The Western Schism

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On 27 March 1378, Pope Gregory XI died in Rome, at the early, but not unexpectedly so, age of 47. In general, the death of a Pope, although a remarkable occasion, was not era defining. Indeed, Gregory was already the ninth Pope of the 14th Century. However, whilst his death may appear rather similar to his fellow Popes, the subsequent incompetence of the College of Cardinals – the body by which Popes were elected to office – ensured that Gregory’s death was very much different, bringing about more than 30 years of tumult within Catholicism, and Europe more broadly, in what is commonly termed the ‘Western Schism’.

Although Gregory died in Rome, he spent most of his time in office in the independent republic of Avignon, an enclave within the Kingdom of France where the Papacy had held residence since Clement V relocated from Rome in 1309. In total, seven Popes had lived there, but the situation had never been stable: indeed, the Catholic Encyclopaedia refers to a “Babylonian Captivity” of the papacy in Avignon, suggesting it was hardly the safest place for a Pope to reside.

Still, in 1377, Gregory set out to Rome on what he insisted was a temporary trip; he pledged to return to the enclave after the conclusion of the Easter celebrations of 1378. He died before his return. And so, the papal electoral system was plunged into disarray. The Roman mobs were keen to ensure the election of a Roman Bishop for the papacy – one Cardinal noticed that when he went to discuss the election of the future Pope, he heard outside: “Romano, Romano lo volemo lo Papa, o almanco Italiano” (“A Roman, a Roman, we want a Roman for Pope, or at least an Italian”).

However, the Cardinals decided upon a different path. Instead they elected Bartolomeo Prignano, the Archbishop of Bari, who was neither a Roman, nor one of the twenty members of the Sacred College (another name for the Cardinals). Upon accession, he would become Pope Urban VI. Although the location of office was yet undecided, the general consensus was that he would move the papal court back to Avignon, carrying out the unfulfilled intentions of his predecessor.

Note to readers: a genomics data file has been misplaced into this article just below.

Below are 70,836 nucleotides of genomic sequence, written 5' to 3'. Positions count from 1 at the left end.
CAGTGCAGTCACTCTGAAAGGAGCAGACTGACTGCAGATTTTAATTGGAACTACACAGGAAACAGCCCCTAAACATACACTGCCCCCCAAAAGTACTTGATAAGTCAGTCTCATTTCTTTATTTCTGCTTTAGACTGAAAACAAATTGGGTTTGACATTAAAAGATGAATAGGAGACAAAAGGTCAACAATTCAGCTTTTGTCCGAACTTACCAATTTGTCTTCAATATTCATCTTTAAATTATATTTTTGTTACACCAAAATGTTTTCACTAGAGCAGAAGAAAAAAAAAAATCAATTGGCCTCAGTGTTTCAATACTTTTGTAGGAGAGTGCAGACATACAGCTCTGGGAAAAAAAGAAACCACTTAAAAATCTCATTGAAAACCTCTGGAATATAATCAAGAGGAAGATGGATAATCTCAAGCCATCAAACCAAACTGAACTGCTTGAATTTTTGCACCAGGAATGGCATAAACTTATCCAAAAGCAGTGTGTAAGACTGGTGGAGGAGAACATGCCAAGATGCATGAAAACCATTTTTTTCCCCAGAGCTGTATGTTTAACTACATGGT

However, due to the hostility of the mob, it was unclear whether he would ever be able to claim power. In fact, so frightened were the Cardinals that they deceived the crowds awaiting news outside the chamber of the Vatican on the day of decision. One Cardinal declared that the new Pope was the Cardinal of St. Peter’s; temporarily, the hordes were mollified, until the deceit was uncovered and the ballooning mass surged through the entrances, looking for Prignano. Fortunately, and somewhat fittingly given his character, he was absent.

Pope Urban VI was far from a perfect Pope: not only did he act with great hostility, at one point striking the Cardinal of Limoges, but he also lacked decorum. He would often interrupt Cardinal members with orders to ‘Be quiet’ and even referred to one Cardinal as a fool. Nor were his offences limited to religious figures: Queen Joanna of Naples, for instance, who was previously overjoyed that a Frenchman ran the Catholic Church, turned against him. However, it was not until the incumbent revealed that he did not intend to return to Rome, and personal disagreement turned diplomatic, that the Cardinals reacted. Many retreated to the town of Anagni at the end of May. Others, still in support of Urban, stayed in Rome.